Typhoon Nida hits Southern China, Hong Kong and Macau | News | DW | 02.08.2016
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Typhoon Nida hits Southern China, Hong Kong and Macau

Typhoon Nida has made landfall in Southern China. The city of Guangzhou issued its first-ever red storm alert in advance, while more than 150 flights were cancelled out of Hong Kong.

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Typhoon Nida sweeps through Hong Kong and southern China

The cities of Zhuhai and Shanwei in Guangdong province have issued red alerts alongside Guangzhou - the highest in China's four-tier warning system. Typhoon Nida was predicted to affect nearly all communities in the Hong Kong - Guangzhou - Macau megapolis area, as it made landfall on August 2.

People living in the storm's path had been told to prepare three days' worth of food and other essentials, China's government-owned Xinhua news agency reported.

Members of the public in Guangzhou have been advised to stay indoors, and all work as well as mass transport has reportedly been cancelled due to Typhoon Nida, Xinhua reported.

Air traffic suspended

More than 220 flights out of Guangzhou, Shenzhen and Zhuhai airports were cancelled, according to the Sohu news portal.

Gale-force winds also disrupted hundreds of flights out of Hong Kong, while low-lying areas were put on flood alert. Hong Kong's first major typhoon this year brought gusts of more than 100 km per hour (62 miles per hour). More than 150 flights were cancelled, the Airport Authority said, with Cathay Pacific and Dragonair warning none of their flights would be operating until 2 pm local time (0600 UTC).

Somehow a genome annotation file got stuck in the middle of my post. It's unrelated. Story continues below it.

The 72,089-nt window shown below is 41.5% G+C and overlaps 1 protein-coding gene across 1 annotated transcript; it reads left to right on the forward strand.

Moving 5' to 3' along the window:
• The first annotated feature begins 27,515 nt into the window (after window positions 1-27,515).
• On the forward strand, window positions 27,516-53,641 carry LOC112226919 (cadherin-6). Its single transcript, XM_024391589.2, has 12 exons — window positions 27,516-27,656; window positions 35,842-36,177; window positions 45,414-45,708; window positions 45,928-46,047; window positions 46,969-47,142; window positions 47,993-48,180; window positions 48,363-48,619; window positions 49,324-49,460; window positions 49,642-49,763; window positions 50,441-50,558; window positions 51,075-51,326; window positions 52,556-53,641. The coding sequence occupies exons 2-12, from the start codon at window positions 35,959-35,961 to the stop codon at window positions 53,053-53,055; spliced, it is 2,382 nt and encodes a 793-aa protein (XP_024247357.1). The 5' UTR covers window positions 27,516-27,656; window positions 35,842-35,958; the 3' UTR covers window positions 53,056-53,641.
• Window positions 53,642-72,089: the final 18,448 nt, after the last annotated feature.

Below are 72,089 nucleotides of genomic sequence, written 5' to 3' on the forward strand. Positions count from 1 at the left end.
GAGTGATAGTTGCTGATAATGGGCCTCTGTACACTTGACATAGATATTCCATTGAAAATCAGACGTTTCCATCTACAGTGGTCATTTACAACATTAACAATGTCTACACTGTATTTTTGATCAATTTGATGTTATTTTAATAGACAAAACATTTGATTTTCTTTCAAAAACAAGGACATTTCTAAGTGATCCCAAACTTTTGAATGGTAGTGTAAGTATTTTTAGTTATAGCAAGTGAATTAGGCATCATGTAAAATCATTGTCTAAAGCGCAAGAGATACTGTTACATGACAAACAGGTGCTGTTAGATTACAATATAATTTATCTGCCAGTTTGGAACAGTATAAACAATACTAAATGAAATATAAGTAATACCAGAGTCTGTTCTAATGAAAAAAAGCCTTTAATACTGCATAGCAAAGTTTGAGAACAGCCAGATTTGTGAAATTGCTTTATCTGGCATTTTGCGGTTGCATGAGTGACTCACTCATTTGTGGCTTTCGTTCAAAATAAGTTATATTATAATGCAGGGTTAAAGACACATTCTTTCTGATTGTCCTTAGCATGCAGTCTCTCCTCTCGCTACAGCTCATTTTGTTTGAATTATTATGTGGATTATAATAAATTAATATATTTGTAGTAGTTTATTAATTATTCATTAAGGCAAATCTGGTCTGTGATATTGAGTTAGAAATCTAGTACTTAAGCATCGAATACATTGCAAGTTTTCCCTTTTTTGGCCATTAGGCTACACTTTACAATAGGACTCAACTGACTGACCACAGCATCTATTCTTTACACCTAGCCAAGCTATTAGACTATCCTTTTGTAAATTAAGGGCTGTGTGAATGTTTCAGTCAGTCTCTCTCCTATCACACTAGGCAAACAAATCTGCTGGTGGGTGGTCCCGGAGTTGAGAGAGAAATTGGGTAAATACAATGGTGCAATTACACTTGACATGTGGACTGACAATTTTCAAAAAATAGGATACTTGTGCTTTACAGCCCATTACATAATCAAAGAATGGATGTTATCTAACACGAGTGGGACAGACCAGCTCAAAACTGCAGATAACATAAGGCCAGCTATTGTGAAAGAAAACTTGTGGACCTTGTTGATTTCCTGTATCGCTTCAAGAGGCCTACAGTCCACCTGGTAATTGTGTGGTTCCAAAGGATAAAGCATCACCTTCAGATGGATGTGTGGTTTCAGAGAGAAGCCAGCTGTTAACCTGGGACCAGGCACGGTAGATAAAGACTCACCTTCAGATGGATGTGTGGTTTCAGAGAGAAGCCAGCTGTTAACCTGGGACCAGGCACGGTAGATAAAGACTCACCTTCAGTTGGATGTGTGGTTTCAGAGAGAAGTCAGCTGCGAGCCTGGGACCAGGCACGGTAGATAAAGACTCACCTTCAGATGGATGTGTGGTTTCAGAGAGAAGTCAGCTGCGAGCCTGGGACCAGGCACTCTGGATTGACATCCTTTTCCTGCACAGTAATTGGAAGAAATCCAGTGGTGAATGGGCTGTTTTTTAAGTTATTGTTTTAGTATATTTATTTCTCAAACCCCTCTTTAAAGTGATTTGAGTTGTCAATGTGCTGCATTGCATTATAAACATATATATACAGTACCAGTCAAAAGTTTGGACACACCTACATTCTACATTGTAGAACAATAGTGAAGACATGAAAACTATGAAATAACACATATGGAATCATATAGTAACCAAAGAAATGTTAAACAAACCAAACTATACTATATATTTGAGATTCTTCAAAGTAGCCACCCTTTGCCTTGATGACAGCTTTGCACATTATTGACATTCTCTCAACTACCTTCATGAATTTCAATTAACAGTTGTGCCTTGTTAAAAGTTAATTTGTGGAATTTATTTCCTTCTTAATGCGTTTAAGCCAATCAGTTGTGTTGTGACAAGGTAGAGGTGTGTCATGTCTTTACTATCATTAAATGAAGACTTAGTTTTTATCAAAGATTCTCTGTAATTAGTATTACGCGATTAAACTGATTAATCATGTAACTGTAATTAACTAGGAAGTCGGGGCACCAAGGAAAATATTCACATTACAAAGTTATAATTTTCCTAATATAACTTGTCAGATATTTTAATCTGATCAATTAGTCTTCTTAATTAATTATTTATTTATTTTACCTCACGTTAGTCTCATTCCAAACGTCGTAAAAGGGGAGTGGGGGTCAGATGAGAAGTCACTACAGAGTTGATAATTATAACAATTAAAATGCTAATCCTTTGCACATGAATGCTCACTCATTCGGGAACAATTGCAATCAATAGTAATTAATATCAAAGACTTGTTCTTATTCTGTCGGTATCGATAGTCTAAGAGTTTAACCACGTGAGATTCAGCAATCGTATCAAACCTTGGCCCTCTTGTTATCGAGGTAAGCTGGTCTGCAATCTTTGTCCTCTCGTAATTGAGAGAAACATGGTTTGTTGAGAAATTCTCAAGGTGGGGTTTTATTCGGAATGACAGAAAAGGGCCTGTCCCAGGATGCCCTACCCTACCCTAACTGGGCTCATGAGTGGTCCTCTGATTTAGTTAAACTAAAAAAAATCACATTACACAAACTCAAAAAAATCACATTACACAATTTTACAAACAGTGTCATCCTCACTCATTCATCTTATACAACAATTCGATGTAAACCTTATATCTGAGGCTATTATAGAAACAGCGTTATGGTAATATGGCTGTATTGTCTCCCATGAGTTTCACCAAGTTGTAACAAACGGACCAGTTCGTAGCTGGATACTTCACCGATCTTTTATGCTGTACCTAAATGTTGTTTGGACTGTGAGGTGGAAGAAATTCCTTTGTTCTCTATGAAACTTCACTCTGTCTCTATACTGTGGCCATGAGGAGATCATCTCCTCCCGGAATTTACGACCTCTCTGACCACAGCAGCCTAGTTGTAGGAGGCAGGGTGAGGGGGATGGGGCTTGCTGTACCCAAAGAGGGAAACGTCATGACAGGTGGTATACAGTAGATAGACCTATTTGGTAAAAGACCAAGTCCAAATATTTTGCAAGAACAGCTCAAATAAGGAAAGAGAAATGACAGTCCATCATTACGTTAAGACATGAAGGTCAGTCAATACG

Nearly 2,000 workers working on the construction of the Hong Kong-Zhuhai-Macau Bridge were evacuated earlier, and more than 2,000 others working on an offshore oil platform were relocated on the weekend. Ferries between Hong Kong and Macau were also suspended.

Nida had brought strong winds and torrential rains to the Philippines on the weekend, while southern China has already been hit by storms this year. Last month, Typhoon Nepartak drove at least 420,000 Chinese from their homes, left at least 69 dead and caused more than 7.1 billion yuan (980 million euros/$1.1 billion) in losses in Fujian province alone.

ss/bw (AFP, Reuters)

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